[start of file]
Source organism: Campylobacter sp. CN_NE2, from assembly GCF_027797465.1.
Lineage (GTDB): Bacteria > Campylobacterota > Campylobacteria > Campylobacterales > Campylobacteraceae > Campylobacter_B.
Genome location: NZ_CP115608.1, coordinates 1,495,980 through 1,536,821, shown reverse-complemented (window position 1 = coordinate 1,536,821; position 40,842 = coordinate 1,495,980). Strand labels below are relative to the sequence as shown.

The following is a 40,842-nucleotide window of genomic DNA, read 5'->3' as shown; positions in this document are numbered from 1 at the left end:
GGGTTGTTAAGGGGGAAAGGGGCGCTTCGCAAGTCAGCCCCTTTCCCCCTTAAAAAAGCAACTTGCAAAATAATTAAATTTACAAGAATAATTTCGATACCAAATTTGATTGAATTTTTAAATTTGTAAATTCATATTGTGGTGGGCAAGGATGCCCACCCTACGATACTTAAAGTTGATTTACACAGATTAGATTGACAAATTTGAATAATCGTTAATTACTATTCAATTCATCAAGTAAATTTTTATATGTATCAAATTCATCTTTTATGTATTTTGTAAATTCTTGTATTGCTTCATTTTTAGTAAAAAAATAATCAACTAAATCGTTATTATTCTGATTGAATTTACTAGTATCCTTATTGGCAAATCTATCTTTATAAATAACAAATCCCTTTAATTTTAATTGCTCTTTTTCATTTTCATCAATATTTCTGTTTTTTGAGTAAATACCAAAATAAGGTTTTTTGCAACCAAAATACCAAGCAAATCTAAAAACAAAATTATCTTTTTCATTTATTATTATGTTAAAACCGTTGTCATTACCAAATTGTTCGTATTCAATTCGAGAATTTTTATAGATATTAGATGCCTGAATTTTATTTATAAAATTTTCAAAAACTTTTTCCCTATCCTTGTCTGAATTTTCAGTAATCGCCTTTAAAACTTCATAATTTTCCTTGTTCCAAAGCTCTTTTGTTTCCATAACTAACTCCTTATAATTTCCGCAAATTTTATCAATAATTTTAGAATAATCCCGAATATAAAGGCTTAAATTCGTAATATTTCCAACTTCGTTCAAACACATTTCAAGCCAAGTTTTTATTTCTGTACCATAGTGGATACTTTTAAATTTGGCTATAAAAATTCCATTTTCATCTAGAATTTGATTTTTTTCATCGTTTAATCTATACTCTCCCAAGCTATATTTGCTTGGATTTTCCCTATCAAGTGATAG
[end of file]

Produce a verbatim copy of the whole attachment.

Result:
Source organism: Campylobacter sp. CN_NE2, from assembly GCF_027797465.1.
Lineage (GTDB): Bacteria > Campylobacterota > Campylobacteria > Campylobacterales > Campylobacteraceae > Campylobacter_B.
Genome location: NZ_CP115608.1, coordinates 1,495,980 through 1,536,821, shown reverse-complemented (window position 1 = coordinate 1,536,821; position 40,842 = coordinate 1,495,980). Strand labels below are relative to the sequence as shown.

The following is a 40,842-nucleotide window of genomic DNA, read 5'->3' as shown; positions in this document are numbered from 1 at the left end:
GGGTTGTTAAGGGGGAAAGGGGCGCTTCGCAAGTCAGCCCCTTTCCCCCTTAAAAAAGCAACTTGCAAAATAATTAAATTTACAAGAATAATTTCGATACCAAATTTGATTGAATTTTTAAATTTGTAAATTCATATTGTGGTGGGCAAGGATGCCCACCCTACGATACTTAAAGTTGATTTACACAGATTAGATTGACAAATTTGAATAATCGTTAATTACTATTCAATTCATCAAGTAAATTTTTATATGTATCAAATTCATCTTTTATGTATTTTGTAAATTCTTGTATTGCTTCATTTTTAGTAAAAAAATAATCAACTAAATCGTTATTATTCTGATTGAATTTACTAGTATCCTTATTGGCAAATCTATCTTTATAAATAACAAATCCCTTTAATTTTAATTGCTCTTTTTCATTTTCATCAATATTTCTGTTTTTTGAGTAAATACCAAAATAAGGTTTTTTGCAACCAAAATACCAAGCAAATCTAAAAACAAAATTATCTTTTTCATTTATTATTATGTTAAAACCGTTGTCATTACCAAATTGTTCGTATTCAATTCGAGAATTTTTATAGATATTAGATGCCTGAATTTTATTTATAAAATTTTCAAAAACTTTTTCCCTATCCTTGTCTGAATTTTCAGTAATCGCCTTTAAAACTTCATAATTTTCCTTGTTCCAAAGCTCTTTTGTTTCCATAACTAACTCCTTATAATTTCCGCAAATTTTATCAATAATTTTAGAATAATCCCGAATATAAAGGCTTAAATTCGTAATATTTCCAACTTCGTTCAAACACATTTCAAGCCAAGTTTTTATTTCTGTACCATAGTGGATACTTTTAAATTTGGCTATAAAAATTCCATTTTCATCTAGAATTTGATTTTTTTCATCGTTTAATCTATACTCTCCCAAGCTATATTTGCTTGGATTTTCCCTATCAAGTGATAG